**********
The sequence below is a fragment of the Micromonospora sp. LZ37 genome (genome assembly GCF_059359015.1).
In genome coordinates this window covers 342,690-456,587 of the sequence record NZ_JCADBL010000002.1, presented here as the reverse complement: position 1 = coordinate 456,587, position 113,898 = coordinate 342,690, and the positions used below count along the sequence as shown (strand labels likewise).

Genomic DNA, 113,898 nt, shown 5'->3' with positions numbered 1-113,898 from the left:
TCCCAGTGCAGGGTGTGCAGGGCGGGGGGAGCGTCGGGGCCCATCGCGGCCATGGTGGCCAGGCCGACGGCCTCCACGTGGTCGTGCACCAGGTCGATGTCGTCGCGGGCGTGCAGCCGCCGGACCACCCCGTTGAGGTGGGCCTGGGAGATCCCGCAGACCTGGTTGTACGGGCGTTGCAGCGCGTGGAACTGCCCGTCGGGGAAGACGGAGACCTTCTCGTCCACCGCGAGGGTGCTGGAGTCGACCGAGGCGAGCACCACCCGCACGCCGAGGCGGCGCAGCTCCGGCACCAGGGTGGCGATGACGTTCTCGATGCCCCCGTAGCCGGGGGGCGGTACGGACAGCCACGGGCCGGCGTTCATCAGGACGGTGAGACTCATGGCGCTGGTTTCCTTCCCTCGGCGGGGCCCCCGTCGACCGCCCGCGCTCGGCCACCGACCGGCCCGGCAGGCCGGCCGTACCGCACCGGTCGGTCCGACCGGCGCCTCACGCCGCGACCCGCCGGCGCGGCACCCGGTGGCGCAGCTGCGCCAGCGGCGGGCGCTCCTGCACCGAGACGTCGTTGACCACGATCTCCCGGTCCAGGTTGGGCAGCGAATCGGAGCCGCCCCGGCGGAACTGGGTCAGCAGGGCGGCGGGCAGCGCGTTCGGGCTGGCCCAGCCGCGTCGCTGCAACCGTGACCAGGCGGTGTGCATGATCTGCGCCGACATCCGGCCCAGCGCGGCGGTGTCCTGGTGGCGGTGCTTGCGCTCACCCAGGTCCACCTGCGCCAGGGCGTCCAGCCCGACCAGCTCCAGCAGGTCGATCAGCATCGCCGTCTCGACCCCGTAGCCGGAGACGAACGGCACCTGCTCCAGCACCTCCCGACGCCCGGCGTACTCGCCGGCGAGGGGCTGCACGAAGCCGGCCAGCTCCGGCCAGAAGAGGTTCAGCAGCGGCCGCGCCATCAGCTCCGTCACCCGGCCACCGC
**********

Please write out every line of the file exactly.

The sequence below is a fragment of the Micromonospora sp. LZ37 genome (genome assembly GCF_059359015.1).
In genome coordinates this window covers 342,690-456,587 of the sequence record NZ_JCADBL010000002.1, presented here as the reverse complement: position 1 = coordinate 456,587, position 113,898 = coordinate 342,690, and the positions used below count along the sequence as shown (strand labels likewise).

Genomic DNA, 113,898 nt, shown 5'->3' with positions numbered 1-113,898 from the left:
TCCCAGTGCAGGGTGTGCAGGGCGGGGGGAGCGTCGGGGCCCATCGCGGCCATGGTGGCCAGGCCGACGGCCTCCACGTGGTCGTGCACCAGGTCGATGTCGTCGCGGGCGTGCAGCCGCCGGACCACCCCGTTGAGGTGGGCCTGGGAGATCCCGCAGACCTGGTTGTACGGGCGTTGCAGCGCGTGGAACTGCCCGTCGGGGAAGACGGAGACCTTCTCGTCCACCGCGAGGGTGCTGGAGTCGACCGAGGCGAGCACCACCCGCACGCCGAGGCGGCGCAGCTCCGGCACCAGGGTGGCGATGACGTTCTCGATGCCCCCGTAGCCGGGGGGCGGTACGGACAGCCACGGGCCGGCGTTCATCAGGACGGTGAGACTCATGGCGCTGGTTTCCTTCCCTCGGCGGGGCCCCCGTCGACCGCCCGCGCTCGGCCACCGACCGGCCCGGCAGGCCGGCCGTACCGCACCGGTCGGTCCGACCGGCGCCTCACGCCGCGACCCGCCGGCGCGGCACCCGGTGGCGCAGCTGCGCCAGCGGCGGGCGCTCCTGCACCGAGACGTCGTTGACCACGATCTCCCGGTCCAGGTTGGGCAGCGAATCGGAGCCGCCCCGGCGGAACTGGGTCAGCAGGGCGGCGGGCAGCGCGTTCGGGCTGGCCCAGCCGCGTCGCTGCAACCGTGACCAGGCGGTGTGCATGATCTGCGCCGACATCCGGCCCAGCGCGGCGGTGTCCTGGTGGCGGTGCTTGCGCTCACCCAGGTCCACCTGCGCCAGGGCGTCCAGCCCGACCAGCTCCAGCAGGTCGATCAGCATCGCCGTCTCGACCCCGTAGCCGGAGACGAACGGCACCTGCTCCAGCACCTCCCGACGCCCGGCGTACTCGCCGGCGAGGGGCTGCACGAAGCCGGCCAGCTCCGGCCAGAAGAGGTTCAGCAGCGGCCGCGCCATCAGCTCCGTCACCCGGCCACCGC